Denglish 72: My German Wife Disapproves of My Baby Name Suggestions

My wife and I have in no way made up our minds about having kids. Some days it seems like a pleasant enough idea, and other days it seems like a singularly cruel torture reserved for fools and condom haters. And yet, inexplicably, we enjoy coming up with baby names just for fun.

I am partial to weird names, especially first names that sound like last names. Harrison. Buckley. Jagger. The weirder the better, because I believe a unique moniker is more likely to give rise to a unique individual. My wife, however, disagrees with me just as hard as her tiny German body will allow. She likes safe first names, but she doesn’t like them because they are safe; she likes them because she likes boring things. This was why, back in January of 2012, our discussion concerning baby names ended like this…

ME: “What do you think about the name ‘Donner’ as a boy’s name?”

THE WIFE: “Donner? Hmm, it sounds like ‘Donna,’ the girl’s name. I can’t hear the difference between ‘Donner’ and ‘Donna.’

ME: “That’s because your ears have an accent.”

Click here to learn more about the term “Denglish.”

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19 thoughts

  1. Ah, yes! The invisible German ‘r’!! If you named the baby “Donner” would his middle name be “Kebap” or maybe “Party”? I can tell you one thing about finding a name for a baby — it can push you to the edge of divorce (which may be why my husband and I only had one kid — fearing that naming a second would be the last straw). You’ll also get lots of help from relatives, such as grandmas-in-waiting who want you to name YOUR baby girl after THEIR mommas, when, in fact, THEY had girls themselves and DID NOT name them after their own mommas (because those names were AWFUL!!). If they thought the names were so great, why didn’t THEY use them?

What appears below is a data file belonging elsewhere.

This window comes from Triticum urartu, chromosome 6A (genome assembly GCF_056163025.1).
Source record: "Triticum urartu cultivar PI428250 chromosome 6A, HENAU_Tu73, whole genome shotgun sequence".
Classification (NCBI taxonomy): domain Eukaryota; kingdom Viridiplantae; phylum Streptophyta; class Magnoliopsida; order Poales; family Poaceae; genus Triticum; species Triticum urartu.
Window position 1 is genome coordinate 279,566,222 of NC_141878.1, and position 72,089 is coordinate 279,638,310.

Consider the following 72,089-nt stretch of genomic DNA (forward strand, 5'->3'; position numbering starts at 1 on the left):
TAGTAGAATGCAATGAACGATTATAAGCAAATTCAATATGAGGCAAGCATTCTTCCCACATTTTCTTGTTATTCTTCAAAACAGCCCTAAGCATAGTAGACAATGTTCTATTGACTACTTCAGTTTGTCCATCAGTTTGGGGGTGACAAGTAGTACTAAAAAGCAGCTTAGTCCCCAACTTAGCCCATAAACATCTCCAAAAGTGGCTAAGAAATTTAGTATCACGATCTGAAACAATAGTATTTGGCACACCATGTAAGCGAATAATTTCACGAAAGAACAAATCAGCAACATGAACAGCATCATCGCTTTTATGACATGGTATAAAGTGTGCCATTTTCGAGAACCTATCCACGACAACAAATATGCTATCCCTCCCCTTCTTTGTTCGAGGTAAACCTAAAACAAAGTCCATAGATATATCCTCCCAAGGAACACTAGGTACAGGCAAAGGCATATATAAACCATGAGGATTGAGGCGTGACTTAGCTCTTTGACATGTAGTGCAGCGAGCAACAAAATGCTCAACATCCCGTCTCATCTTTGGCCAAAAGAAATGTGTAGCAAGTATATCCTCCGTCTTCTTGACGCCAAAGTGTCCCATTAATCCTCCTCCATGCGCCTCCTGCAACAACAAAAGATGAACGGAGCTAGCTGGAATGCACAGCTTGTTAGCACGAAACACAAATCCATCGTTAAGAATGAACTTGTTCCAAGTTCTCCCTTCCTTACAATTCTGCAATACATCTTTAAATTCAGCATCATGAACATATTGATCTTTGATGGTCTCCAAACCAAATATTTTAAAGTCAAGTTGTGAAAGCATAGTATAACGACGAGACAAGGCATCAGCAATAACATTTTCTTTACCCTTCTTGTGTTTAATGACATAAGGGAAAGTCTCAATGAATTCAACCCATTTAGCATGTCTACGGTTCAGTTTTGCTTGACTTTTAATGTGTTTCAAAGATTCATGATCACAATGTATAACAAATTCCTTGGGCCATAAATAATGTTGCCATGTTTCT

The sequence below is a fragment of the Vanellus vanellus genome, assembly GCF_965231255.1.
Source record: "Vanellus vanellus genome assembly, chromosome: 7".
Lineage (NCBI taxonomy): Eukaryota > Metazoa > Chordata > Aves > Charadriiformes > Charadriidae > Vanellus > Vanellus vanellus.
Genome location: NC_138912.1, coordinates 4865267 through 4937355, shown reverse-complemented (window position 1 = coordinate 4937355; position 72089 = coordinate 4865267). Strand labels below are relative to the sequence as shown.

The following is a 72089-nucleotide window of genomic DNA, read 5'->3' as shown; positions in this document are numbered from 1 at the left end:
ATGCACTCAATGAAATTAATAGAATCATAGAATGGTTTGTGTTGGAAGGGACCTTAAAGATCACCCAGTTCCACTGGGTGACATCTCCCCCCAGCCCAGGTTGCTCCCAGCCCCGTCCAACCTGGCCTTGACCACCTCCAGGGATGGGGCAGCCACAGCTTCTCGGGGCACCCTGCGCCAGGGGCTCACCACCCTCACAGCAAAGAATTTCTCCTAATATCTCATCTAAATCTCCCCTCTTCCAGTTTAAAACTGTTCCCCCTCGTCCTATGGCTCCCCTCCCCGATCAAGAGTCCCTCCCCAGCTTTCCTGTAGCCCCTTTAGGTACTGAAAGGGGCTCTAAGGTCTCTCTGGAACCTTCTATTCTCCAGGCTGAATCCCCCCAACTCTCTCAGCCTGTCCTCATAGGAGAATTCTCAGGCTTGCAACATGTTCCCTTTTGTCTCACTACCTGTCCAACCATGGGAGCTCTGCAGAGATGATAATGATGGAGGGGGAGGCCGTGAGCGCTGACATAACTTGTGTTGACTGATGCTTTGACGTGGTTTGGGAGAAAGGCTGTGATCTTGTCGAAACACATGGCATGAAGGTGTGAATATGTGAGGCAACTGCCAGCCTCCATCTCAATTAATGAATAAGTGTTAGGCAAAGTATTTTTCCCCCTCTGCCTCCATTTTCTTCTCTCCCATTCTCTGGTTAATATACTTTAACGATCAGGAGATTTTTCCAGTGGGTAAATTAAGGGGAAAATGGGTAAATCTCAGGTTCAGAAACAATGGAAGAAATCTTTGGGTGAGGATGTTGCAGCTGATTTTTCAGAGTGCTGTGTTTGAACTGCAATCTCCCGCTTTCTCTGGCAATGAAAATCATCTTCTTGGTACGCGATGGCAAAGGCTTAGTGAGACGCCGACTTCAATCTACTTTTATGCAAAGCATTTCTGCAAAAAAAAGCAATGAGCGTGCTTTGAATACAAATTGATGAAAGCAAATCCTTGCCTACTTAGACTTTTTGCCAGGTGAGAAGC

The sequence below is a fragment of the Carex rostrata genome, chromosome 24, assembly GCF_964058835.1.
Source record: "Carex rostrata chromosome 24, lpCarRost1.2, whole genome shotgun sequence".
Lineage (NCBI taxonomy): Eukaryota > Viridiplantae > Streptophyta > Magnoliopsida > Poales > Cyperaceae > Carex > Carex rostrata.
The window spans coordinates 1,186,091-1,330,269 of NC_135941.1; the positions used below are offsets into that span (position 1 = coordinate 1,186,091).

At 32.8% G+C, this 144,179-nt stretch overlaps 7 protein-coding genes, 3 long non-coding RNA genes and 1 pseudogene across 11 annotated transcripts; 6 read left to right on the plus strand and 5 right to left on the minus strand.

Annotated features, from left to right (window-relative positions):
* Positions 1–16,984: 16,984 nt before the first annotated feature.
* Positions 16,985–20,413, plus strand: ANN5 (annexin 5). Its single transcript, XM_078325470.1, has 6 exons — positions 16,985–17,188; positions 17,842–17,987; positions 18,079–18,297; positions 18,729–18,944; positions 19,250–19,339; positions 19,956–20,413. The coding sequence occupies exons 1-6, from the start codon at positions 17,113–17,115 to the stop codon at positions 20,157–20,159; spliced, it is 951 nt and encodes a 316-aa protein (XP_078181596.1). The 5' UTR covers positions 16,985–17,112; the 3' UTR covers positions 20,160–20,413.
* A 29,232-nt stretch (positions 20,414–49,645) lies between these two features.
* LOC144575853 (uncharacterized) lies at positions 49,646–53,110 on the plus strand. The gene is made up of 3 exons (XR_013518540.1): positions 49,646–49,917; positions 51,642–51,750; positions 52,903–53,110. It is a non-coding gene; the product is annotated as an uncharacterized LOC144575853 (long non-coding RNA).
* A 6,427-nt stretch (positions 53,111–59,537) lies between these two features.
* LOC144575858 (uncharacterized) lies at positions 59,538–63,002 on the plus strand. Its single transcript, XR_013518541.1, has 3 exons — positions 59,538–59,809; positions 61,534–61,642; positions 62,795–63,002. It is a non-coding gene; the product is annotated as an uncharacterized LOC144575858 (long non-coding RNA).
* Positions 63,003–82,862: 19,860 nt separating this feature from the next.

1. Re: that “r.” Here in New England (and also in large parts of Olde England), the “r” gets taken out of places where it’s written and put into places where it isn’t. So yeah–you probably want to watch that one. The other name ideas are good ones, though.

      I have to wonder with a line like this, however:
      “The weirder the better, because I believe a unique moniker is more likely to give rise to a unique individual.”
      if you didn’t just listen to a little too much Johnny Cash as a child.


  2. Wait, you wanted to name a kid Thunder? Would his little brother be Blitz? And why did your wife ever marry YOU if she likes boring things like you claim?
    You know, one of the important things (for husband AND me) when naming our children was that the names had to be ‘safe’ in both languages. You simply don’t want to give your son the German name Bagger (I know, that’s not a name, it’s just to illustrate the point) only to realize that when English speakers hear you call him by that name they’d consider involving CPS.


  3. I can’t imagine why I’m laughing out loudly at the fact that your wife’s ears have an accent. Call your girl Dianera and the boy Joseph.
    Good enough for both languages – and you still can use all the languages you want on Joseph:
    German Josef – Italian Giuseppe (Beppo) – Spanish Jose – French same as English – Swiss Sepp
    Have fun… LOL


  4. I am still partial to Bob Saget. No, you can’t just say Bob- It must be a complete Bob Saget every time! If you say it fast enough and smooshed together, it might sound German. :)


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